Listening & Changing
Real estate and land use policy have been used to systematically divide us for decades; now we must use it to bring us together.
On July 23, 2020, ULI Philadelphia, in partnership with Boston, New York, and Washington D.C. hosted a conversation with Richard Rothstein, author of the Color of Law: A Forgotten History of How our Government Segregated America. Rothstein’s presentation touched on how many metropolitan areas in the United State came to be racially segregated. This program was organized in response to ULI Philadelphia’s Black Lives Matter statement, which committed to convening programming on the harmful legacy of past and current development policies and practices that segregate Black and Brown communities.
Throughout the book, Rothstein refutes the idea that housing segregation is the result of millions of ‘de facto’ individual private choices that can only be undone by accident. Instead he uses his extensive research to prove how segregation is ‘de jure’ and the byproduct of a century of explicitly racist government policies at the local, state, and federal levels. He initially became interested in this topic in 2007 as an education policy analyst, after reading the Supreme Court decision, Parents Involved in Community Schools vs. Seattle School District No.1, in which the school district had implemented a choice schools program, giving parents an option to select their children’s school and used racial demographics to determine ‘tiebreakers’ once a school was filled, effectively keeping races separated. The plan was deemed unconstitutional in a 5-4 ruling led by Chief Justice John Roberts and thus peaked Rothestein’s interest in housing as the true root of our education and segregation problems.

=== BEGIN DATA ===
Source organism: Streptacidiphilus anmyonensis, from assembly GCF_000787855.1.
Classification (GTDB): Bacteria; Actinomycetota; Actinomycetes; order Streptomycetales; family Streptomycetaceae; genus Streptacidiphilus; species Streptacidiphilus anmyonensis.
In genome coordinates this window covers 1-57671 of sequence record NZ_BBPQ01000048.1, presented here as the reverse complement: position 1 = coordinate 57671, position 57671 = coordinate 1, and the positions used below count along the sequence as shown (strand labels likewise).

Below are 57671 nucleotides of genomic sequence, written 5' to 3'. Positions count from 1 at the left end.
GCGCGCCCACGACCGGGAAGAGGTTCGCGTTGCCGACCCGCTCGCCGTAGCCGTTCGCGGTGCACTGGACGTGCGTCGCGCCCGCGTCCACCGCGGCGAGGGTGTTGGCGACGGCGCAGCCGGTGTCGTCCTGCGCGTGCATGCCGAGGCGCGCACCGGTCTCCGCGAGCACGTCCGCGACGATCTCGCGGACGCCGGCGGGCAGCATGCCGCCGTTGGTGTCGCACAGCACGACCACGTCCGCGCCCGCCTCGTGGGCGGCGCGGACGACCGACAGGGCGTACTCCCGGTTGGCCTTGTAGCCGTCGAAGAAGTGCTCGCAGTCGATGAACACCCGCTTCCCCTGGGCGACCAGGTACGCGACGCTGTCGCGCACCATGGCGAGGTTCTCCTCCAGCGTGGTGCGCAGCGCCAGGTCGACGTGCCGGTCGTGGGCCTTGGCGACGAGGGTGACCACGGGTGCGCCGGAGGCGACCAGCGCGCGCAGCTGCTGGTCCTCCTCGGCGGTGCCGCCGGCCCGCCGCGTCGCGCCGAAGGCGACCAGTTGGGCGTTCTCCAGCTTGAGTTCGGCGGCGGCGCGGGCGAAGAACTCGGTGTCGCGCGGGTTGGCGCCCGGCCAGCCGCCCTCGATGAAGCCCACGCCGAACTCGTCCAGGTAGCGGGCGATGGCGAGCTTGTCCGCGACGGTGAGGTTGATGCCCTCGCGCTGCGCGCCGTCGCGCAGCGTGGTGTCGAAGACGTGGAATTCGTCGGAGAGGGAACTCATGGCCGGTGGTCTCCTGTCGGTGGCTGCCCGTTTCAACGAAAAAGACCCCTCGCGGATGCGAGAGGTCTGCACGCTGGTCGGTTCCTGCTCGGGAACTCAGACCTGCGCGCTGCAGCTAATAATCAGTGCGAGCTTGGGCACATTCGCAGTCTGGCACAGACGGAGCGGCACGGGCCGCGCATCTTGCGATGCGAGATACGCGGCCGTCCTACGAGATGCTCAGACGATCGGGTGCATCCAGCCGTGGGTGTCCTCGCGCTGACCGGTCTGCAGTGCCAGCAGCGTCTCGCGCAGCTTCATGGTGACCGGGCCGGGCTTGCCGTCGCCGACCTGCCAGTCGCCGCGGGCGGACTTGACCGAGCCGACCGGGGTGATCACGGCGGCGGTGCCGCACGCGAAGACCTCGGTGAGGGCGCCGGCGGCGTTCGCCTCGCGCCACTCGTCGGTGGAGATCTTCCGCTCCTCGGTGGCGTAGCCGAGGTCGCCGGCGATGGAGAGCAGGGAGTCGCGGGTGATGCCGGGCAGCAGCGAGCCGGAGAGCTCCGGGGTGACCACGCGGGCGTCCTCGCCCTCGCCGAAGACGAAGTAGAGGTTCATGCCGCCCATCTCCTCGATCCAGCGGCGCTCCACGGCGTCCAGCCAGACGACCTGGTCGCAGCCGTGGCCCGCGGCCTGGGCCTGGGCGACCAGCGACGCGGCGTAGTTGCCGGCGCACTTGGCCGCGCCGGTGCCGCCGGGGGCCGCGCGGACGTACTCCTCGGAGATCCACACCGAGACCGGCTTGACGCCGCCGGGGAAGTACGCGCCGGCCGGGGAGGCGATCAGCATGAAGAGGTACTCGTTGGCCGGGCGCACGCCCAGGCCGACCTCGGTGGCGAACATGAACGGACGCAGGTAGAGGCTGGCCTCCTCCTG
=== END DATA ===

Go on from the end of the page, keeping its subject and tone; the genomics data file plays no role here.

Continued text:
In his presentation, Rothstein outlined various federal and state policies that contributed to discriminatory practices in housing, including racial zoning ordinances, racial covenants, slum clearances, blockbusting, redlining and state sanctioned violence. In many instances, mobs protected by police used violence to drive African Americans out of homes that they had purchased or rented in white neighborhoods. This was not only unconstitutional but was also a civil rights violation and an action forced by the government to enforce racial boundaries; many of which have not been remedied to this day. Post-World War II, the Federal Housing Administration and the Veterans Administration refused to guarantee bank loans to developers unless they agreed not to sell houses to African Americans and required deed restrictions on properties prohibiting the resale or rentals to African Americans. The list of unconstitutional violations and policies that created and sustained racial segregation goes on and on
Following Richard’s remarks, Eleanor Sharpe, Deputy Director, Division of Planning & Zoning for the Philadelphia Department of Planning and Development and Executive Director of the Philadelphia City Planning Commission moderated and curated a discussion from over 100 audience questions. Among the broader themes and take-aways from this conversation were:
ULI Philadelphia would like to thank everyone who joined the program from across the country and to Mr. Rothestein for sharing his expertise with us and offering an extremely important and timely discussion on race and equity within the real estate and land use industry.
Eliana Lozano is a member of ULI Philadelphia’s Young Leaders Group and an Associate at JPMorgan Chase & Co. where she works on Acquisitions marketing.